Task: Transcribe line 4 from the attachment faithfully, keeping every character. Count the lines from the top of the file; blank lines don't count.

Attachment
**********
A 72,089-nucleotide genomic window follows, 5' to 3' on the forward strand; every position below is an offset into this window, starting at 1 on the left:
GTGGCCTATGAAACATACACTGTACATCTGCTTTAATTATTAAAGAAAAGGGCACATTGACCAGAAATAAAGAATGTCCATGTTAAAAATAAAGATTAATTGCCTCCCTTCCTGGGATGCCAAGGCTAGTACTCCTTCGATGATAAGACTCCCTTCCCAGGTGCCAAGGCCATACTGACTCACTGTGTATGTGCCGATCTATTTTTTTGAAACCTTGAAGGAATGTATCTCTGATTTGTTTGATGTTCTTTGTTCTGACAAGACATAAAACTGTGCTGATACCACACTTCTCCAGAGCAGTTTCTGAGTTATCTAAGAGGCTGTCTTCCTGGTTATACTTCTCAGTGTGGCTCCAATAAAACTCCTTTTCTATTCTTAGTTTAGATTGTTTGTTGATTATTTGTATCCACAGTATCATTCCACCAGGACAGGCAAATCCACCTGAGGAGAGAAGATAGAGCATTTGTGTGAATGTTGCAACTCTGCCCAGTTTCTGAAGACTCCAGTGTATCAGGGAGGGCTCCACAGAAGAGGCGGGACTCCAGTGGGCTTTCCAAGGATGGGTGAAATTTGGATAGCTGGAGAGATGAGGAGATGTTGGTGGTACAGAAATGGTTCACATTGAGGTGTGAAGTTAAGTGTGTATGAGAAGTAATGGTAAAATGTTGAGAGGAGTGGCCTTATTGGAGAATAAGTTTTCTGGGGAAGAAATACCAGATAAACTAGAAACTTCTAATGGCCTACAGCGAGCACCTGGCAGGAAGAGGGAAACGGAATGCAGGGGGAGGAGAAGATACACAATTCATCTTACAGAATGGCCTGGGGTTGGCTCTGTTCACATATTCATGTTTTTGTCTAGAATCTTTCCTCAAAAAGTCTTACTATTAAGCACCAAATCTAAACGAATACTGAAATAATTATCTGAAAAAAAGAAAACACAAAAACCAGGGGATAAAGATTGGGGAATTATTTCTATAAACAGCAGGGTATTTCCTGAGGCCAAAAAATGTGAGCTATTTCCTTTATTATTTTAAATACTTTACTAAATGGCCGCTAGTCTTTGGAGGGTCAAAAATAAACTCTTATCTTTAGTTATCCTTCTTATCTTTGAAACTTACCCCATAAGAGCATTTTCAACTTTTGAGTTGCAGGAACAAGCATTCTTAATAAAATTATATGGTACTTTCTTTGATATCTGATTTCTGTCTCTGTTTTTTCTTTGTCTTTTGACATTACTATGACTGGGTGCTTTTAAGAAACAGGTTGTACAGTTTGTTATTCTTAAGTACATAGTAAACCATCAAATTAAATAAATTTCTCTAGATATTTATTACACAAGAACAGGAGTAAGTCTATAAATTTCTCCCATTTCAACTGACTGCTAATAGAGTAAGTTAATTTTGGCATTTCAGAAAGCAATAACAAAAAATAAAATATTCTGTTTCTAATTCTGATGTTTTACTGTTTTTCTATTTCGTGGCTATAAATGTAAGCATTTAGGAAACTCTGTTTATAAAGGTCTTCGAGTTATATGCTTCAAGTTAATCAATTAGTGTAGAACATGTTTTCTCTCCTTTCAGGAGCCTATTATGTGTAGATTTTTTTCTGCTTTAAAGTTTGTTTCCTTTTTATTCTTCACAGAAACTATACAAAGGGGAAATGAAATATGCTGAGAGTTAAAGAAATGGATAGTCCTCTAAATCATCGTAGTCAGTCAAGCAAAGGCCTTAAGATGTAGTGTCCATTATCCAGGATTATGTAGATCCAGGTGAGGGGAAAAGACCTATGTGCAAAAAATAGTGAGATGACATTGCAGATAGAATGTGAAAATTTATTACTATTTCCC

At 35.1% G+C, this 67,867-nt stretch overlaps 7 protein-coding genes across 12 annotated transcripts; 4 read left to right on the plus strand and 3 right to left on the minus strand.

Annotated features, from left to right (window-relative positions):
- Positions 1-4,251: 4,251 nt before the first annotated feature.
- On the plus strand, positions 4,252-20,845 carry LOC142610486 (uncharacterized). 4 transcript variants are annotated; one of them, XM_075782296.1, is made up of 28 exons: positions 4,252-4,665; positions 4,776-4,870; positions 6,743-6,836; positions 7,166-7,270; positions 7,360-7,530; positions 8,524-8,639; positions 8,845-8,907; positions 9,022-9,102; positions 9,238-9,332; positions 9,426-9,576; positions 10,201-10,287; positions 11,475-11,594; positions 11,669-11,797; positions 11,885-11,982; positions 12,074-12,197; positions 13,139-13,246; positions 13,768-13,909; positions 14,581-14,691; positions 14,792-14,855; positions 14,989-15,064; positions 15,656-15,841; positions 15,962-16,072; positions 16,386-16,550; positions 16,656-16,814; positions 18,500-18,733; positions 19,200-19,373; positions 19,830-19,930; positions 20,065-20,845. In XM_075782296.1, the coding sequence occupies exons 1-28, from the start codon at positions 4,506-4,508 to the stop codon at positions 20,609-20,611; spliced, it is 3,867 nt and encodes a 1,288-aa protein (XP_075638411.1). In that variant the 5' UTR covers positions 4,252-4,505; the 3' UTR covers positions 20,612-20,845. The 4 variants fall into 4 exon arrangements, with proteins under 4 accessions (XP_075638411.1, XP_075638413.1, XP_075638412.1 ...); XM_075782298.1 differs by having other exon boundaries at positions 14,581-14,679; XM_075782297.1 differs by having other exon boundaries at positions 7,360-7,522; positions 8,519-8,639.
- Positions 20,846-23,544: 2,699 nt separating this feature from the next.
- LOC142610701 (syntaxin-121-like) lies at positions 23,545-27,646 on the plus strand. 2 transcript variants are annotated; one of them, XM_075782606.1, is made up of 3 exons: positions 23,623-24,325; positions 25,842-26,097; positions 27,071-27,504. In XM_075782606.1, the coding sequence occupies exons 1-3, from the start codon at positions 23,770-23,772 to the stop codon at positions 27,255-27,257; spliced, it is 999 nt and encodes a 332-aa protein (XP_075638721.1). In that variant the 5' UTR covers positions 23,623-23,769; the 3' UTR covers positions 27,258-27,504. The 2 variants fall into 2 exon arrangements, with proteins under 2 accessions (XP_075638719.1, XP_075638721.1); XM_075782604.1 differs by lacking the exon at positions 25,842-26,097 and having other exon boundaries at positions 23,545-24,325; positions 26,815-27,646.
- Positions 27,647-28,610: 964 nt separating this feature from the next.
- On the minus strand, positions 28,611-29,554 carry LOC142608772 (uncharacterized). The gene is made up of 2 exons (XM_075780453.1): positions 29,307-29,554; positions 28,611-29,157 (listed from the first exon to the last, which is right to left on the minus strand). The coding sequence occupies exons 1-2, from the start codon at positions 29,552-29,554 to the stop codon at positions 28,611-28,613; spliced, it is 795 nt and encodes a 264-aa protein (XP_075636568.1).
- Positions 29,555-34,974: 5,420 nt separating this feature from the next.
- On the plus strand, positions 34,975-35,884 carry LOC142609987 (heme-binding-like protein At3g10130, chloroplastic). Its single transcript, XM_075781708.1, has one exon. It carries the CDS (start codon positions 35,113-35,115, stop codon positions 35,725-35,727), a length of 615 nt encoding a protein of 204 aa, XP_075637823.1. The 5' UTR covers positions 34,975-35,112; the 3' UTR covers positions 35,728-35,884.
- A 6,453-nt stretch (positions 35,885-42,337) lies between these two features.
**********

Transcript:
Annotated features, from left to right (window-relative positions):